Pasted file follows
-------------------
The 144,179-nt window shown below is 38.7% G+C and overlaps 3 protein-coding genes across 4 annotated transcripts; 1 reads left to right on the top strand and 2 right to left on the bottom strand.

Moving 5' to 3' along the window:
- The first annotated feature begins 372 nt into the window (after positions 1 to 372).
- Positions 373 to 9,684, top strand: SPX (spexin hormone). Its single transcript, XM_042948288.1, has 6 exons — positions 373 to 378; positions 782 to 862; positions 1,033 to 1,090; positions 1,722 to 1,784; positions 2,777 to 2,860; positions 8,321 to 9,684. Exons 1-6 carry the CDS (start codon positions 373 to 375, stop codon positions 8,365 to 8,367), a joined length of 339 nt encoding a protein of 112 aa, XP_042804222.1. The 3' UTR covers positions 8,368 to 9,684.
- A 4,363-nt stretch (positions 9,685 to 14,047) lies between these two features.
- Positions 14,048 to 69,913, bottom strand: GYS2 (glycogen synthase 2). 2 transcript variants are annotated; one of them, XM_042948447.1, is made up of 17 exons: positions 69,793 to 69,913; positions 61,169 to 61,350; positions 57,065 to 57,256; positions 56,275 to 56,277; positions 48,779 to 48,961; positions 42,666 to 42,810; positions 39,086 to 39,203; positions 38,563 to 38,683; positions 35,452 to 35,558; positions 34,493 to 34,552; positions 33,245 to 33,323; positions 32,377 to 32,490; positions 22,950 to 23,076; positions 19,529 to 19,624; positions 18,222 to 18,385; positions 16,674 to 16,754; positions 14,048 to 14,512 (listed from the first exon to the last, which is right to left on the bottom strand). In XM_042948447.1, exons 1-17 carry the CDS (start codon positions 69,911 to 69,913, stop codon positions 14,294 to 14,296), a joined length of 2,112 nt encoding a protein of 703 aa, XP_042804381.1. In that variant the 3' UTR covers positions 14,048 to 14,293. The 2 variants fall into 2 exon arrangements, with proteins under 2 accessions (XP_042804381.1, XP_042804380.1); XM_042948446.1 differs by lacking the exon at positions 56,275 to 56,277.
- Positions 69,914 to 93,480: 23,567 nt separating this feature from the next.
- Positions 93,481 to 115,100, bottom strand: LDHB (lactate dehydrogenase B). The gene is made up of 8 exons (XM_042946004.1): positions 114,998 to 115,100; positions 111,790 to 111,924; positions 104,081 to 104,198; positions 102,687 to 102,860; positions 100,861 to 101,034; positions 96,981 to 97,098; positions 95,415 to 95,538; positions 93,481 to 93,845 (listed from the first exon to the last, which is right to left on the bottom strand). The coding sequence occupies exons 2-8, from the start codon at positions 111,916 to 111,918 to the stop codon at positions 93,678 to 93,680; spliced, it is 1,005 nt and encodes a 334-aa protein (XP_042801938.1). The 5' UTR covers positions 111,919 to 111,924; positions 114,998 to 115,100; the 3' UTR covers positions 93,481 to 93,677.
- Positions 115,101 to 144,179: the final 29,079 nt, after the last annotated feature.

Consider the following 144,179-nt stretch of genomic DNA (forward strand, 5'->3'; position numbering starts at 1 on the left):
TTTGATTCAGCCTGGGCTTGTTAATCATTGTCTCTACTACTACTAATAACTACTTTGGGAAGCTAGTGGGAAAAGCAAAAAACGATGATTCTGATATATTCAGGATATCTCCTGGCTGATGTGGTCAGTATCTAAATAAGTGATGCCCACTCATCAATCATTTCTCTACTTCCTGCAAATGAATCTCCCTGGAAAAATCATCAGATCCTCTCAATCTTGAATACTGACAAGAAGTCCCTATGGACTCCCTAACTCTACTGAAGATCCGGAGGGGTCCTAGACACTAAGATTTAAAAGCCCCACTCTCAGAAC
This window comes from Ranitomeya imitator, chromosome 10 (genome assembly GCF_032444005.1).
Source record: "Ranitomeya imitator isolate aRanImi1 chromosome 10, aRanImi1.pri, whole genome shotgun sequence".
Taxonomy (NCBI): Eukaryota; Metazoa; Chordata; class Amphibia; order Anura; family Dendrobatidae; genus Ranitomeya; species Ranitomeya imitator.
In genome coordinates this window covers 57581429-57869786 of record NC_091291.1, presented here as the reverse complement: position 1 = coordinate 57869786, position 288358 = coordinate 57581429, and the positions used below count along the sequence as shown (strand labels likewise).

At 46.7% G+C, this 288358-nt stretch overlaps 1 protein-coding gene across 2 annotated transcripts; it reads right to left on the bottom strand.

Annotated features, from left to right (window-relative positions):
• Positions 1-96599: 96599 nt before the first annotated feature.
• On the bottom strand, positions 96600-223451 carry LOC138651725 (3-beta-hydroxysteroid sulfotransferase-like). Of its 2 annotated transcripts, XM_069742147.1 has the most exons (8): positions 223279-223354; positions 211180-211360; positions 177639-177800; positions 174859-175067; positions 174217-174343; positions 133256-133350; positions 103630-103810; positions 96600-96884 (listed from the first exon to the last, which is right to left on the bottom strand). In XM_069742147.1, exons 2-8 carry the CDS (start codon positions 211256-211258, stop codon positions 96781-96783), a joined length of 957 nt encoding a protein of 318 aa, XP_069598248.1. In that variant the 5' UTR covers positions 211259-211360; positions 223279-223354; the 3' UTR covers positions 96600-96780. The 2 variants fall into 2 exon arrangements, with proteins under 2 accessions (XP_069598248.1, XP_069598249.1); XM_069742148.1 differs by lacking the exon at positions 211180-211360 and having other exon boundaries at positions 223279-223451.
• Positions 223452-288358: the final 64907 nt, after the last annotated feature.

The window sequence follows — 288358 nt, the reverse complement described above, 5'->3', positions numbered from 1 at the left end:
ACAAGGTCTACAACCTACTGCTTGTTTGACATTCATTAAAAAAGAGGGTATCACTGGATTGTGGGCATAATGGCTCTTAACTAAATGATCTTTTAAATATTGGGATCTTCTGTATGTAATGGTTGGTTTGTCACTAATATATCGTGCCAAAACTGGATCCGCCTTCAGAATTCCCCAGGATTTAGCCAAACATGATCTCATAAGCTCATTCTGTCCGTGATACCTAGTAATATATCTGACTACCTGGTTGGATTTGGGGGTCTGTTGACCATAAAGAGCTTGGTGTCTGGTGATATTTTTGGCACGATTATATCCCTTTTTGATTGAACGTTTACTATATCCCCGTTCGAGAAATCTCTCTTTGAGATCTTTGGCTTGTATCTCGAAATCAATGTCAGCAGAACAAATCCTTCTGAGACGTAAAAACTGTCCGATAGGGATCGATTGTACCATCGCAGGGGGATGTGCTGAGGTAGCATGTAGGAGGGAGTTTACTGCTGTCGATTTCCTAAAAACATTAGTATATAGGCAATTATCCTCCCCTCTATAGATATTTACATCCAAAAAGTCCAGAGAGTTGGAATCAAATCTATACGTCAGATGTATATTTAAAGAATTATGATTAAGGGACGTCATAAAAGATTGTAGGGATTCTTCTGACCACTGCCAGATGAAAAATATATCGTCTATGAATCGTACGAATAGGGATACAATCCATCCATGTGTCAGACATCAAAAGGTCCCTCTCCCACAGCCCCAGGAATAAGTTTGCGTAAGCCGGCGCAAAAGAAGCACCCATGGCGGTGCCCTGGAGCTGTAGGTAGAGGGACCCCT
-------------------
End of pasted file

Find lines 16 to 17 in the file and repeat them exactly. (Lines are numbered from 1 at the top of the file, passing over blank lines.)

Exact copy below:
At 46.7% G+C, this 288358-nt stretch overlaps 1 protein-coding gene across 2 annotated transcripts; it reads right to left on the bottom strand.

Annotated features, from left to right (window-relative positions):